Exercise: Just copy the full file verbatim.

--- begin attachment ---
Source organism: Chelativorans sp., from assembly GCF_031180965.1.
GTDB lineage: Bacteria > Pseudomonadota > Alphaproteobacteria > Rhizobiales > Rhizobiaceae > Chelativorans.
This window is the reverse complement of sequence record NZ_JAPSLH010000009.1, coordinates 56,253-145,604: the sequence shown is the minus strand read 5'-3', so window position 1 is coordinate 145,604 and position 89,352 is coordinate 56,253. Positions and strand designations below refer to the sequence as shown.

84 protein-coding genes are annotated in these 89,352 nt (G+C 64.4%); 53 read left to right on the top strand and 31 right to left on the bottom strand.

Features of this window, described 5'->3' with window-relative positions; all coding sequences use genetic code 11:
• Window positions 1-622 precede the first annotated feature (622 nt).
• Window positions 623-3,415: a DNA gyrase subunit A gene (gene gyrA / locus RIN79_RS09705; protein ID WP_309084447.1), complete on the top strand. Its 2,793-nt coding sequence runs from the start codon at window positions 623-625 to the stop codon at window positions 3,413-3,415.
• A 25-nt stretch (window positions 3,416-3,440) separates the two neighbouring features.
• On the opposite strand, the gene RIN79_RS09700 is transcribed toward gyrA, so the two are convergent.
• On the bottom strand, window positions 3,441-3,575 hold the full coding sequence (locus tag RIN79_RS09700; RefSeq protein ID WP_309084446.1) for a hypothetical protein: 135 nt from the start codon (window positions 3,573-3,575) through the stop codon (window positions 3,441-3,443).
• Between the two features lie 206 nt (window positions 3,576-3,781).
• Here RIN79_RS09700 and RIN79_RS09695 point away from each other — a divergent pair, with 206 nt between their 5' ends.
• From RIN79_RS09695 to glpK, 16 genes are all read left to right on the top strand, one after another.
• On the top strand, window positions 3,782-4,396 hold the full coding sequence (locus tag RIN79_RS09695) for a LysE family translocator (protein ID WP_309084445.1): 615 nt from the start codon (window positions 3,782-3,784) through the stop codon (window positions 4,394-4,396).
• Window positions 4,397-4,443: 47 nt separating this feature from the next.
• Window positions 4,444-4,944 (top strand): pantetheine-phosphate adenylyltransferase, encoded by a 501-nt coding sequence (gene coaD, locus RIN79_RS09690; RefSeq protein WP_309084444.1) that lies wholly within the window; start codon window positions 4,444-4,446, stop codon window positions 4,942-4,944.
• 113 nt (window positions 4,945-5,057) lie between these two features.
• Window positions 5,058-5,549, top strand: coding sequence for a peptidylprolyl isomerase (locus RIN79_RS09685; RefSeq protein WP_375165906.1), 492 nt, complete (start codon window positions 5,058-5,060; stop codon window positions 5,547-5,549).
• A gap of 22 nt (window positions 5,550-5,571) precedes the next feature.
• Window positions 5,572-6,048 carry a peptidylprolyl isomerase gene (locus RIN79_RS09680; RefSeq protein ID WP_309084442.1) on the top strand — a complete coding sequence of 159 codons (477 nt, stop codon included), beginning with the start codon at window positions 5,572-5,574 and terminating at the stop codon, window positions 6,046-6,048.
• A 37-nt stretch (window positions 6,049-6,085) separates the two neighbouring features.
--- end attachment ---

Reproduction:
Source organism: Chelativorans sp., from assembly GCF_031180965.1.
GTDB lineage: Bacteria > Pseudomonadota > Alphaproteobacteria > Rhizobiales > Rhizobiaceae > Chelativorans.
This window is the reverse complement of sequence record NZ_JAPSLH010000009.1, coordinates 56,253-145,604: the sequence shown is the minus strand read 5'-3', so window position 1 is coordinate 145,604 and position 89,352 is coordinate 56,253. Positions and strand designations below refer to the sequence as shown.

84 protein-coding genes are annotated in these 89,352 nt (G+C 64.4%); 53 read left to right on the top strand and 31 right to left on the bottom strand.

Features of this window, described 5'->3' with window-relative positions; all coding sequences use genetic code 11:
• Window positions 1-622 precede the first annotated feature (622 nt).
• Window positions 623-3,415: a DNA gyrase subunit A gene (gene gyrA / locus RIN79_RS09705; protein ID WP_309084447.1), complete on the top strand. Its 2,793-nt coding sequence runs from the start codon at window positions 623-625 to the stop codon at window positions 3,413-3,415.
• A 25-nt stretch (window positions 3,416-3,440) separates the two neighbouring features.
• On the opposite strand, the gene RIN79_RS09700 is transcribed toward gyrA, so the two are convergent.
• On the bottom strand, window positions 3,441-3,575 hold the full coding sequence (locus tag RIN79_RS09700; RefSeq protein ID WP_309084446.1) for a hypothetical protein: 135 nt from the start codon (window positions 3,573-3,575) through the stop codon (window positions 3,441-3,443).
• Between the two features lie 206 nt (window positions 3,576-3,781).
• Here RIN79_RS09700 and RIN79_RS09695 point away from each other — a divergent pair, with 206 nt between their 5' ends.
• From RIN79_RS09695 to glpK, 16 genes are all read left to right on the top strand, one after another.
• On the top strand, window positions 3,782-4,396 hold the full coding sequence (locus tag RIN79_RS09695) for a LysE family translocator (protein ID WP_309084445.1): 615 nt from the start codon (window positions 3,782-3,784) through the stop codon (window positions 4,394-4,396).
• Window positions 4,397-4,443: 47 nt separating this feature from the next.
• Window positions 4,444-4,944 (top strand): pantetheine-phosphate adenylyltransferase, encoded by a 501-nt coding sequence (gene coaD, locus RIN79_RS09690; RefSeq protein WP_309084444.1) that lies wholly within the window; start codon window positions 4,444-4,446, stop codon window positions 4,942-4,944.
• 113 nt (window positions 4,945-5,057) lie between these two features.
• Window positions 5,058-5,549, top strand: coding sequence for a peptidylprolyl isomerase (locus RIN79_RS09685; RefSeq protein WP_375165906.1), 492 nt, complete (start codon window positions 5,058-5,060; stop codon window positions 5,547-5,549).
• A gap of 22 nt (window positions 5,550-5,571) precedes the next feature.
• Window positions 5,572-6,048 carry a peptidylprolyl isomerase gene (locus RIN79_RS09680; RefSeq protein ID WP_309084442.1) on the top strand — a complete coding sequence of 159 codons (477 nt, stop codon included), beginning with the start codon at window positions 5,572-5,574 and terminating at the stop codon, window positions 6,046-6,048.
• A 37-nt stretch (window positions 6,049-6,085) separates the two neighbouring features.